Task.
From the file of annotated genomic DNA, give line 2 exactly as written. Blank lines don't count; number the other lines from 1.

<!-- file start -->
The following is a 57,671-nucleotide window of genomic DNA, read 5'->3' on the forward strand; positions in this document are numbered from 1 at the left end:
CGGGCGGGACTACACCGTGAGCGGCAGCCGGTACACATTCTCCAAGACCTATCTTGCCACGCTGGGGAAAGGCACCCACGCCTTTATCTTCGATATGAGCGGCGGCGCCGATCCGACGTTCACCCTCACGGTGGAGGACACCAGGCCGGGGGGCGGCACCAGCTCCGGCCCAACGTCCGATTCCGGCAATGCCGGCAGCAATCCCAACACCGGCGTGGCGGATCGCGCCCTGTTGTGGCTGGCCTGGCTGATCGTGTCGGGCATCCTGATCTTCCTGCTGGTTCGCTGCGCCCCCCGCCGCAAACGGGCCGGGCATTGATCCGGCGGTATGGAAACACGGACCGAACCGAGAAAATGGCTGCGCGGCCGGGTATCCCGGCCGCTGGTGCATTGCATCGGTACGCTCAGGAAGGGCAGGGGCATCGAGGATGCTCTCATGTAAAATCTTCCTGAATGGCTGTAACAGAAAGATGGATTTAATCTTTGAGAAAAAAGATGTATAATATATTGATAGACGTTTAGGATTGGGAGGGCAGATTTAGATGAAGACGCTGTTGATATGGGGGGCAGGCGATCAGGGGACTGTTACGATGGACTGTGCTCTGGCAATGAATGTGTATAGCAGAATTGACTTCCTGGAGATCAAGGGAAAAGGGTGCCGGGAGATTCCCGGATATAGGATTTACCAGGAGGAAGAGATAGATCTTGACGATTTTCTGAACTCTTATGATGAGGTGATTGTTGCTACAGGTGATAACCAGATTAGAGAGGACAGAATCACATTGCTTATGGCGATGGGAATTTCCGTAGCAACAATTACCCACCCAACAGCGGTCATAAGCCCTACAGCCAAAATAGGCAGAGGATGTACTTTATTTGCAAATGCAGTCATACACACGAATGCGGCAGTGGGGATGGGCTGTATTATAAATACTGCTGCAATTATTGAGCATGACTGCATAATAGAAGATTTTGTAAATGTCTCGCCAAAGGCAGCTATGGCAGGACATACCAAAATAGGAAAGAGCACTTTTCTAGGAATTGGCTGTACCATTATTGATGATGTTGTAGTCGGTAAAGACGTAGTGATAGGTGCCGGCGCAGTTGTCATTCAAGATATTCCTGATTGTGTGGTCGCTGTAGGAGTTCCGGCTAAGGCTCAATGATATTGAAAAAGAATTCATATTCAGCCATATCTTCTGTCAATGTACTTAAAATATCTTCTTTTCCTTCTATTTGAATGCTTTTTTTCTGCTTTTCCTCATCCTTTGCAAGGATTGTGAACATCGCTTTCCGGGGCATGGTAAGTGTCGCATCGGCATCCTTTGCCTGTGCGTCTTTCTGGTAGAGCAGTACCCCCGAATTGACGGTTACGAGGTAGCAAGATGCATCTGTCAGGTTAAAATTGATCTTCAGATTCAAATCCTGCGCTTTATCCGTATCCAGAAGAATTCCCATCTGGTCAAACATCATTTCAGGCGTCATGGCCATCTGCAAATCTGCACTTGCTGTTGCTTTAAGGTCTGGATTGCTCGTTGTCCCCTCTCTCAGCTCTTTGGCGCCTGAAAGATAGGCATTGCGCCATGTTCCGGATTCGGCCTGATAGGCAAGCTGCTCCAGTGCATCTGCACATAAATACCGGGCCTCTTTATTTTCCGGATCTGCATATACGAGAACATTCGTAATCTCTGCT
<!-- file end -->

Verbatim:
CGGGCGGGACTACACCGTGAGCGGCAGCCGGTACACATTCTCCAAGACCTATCTTGCCACGCTGGGGAAAGGCACCCACGCCTTTATCTTCGATATGAGCGGCGGCGCCGATCCGACGTTCACCCTCACGGTGGAGGACACCAGGCCGGGGGGCGGCACCAGCTCCGGCCCAACGTCCGATTCCGGCAATGCCGGCAGCAATCCCAACACCGGCGTGGCGGATCGCGCCCTGTTGTGGCTGGCCTGGCTGATCGTGTCGGGCATCCTGATCTTCCTGCTGGTTCGCTGCGCCCCCCGCCGCAAACGGGCCGGGCATTGATCCGGCGGTATGGAAACACGGACCGAACCGAGAAAATGGCTGCGCGGCCGGGTATCCCGGCCGCTGGTGCATTGCATCGGTACGCTCAGGAAGGGCAGGGGCATCGAGGATGCTCTCATGTAAAATCTTCCTGAATGGCTGTAACAGAAAGATGGATTTAATCTTTGAGAAAAAAGATGTATAATATATTGATAGACGTTTAGGATTGGGAGGGCAGATTTAGATGAAGACGCTGTTGATATGGGGGGCAGGCGATCAGGGGACTGTTACGATGGACTGTGCTCTGGCAATGAATGTGTATAGCAGAATTGACTTCCTGGAGATCAAGGGAAAAGGGTGCCGGGAGATTCCCGGATATAGGATTTACCAGGAGGAAGAGATAGATCTTGACGATTTTCTGAACTCTTATGATGAGGTGATTGTTGCTACAGGTGATAACCAGATTAGAGAGGACAGAATCACATTGCTTATGGCGATGGGAATTTCCGTAGCAACAATTACCCACCCAACAGCGGTCATAAGCCCTACAGCCAAAATAGGCAGAGGATGTACTTTATTTGCAAATGCAGTCATACACACGAATGCGGCAGTGGGGATGGGCTGTATTATAAATACTGCTGCAATTATTGAGCATGACTGCATAATAGAAGATTTTGTAAATGTCTCGCCAAAGGCAGCTATGGCAGGACATACCAAAATAGGAAAGAGCACTTTTCTAGGAATTGGCTGTACCATTATTGATGATGTTGTAGTCGGTAAAGACGTAGTGATAGGTGCCGGCGCAGTTGTCATTCAAGATATTCCTGATTGTGTGGTCGCTGTAGGAGTTCCGGCTAAGGCTCAATGATATTGAAAAAGAATTCATATTCAGCCATATCTTCTGTCAATGTACTTAAAATATCTTCTTTTCCTTCTATTTGAATGCTTTTTTTCTGCTTTTCCTCATCCTTTGCAAGGATTGTGAACATCGCTTTCCGGGGCATGGTAAGTGTCGCATCGGCATCCTTTGCCTGTGCGTCTTTCTGGTAGAGCAGTACCCCCGAATTGACGGTTACGAGGTAGCAAGATGCATCTGTCAGGTTAAAATTGATCTTCAGATTCAAATCCTGCGCTTTATCCGTATCCAGAAGAATTCCCATCTGGTCAAACATCATTTCAGGCGTCATGGCCATCTGCAAATCTGCACTTGCTGTTGCTTTAAGGTCTGGATTGCTCGTTGTCCCCTCTCTCAGCTCTTTGGCGCCTGAAAGATAGGCATTGCGCCATGTTCCGGATTCGGCCTGATAGGCAAGCTGCTCCAGTGCATCTGCACATAAATACCGGGCCTCTTTATTTTCCGGATCTGCATATACGAGAACATTCGTAATCTCTGCT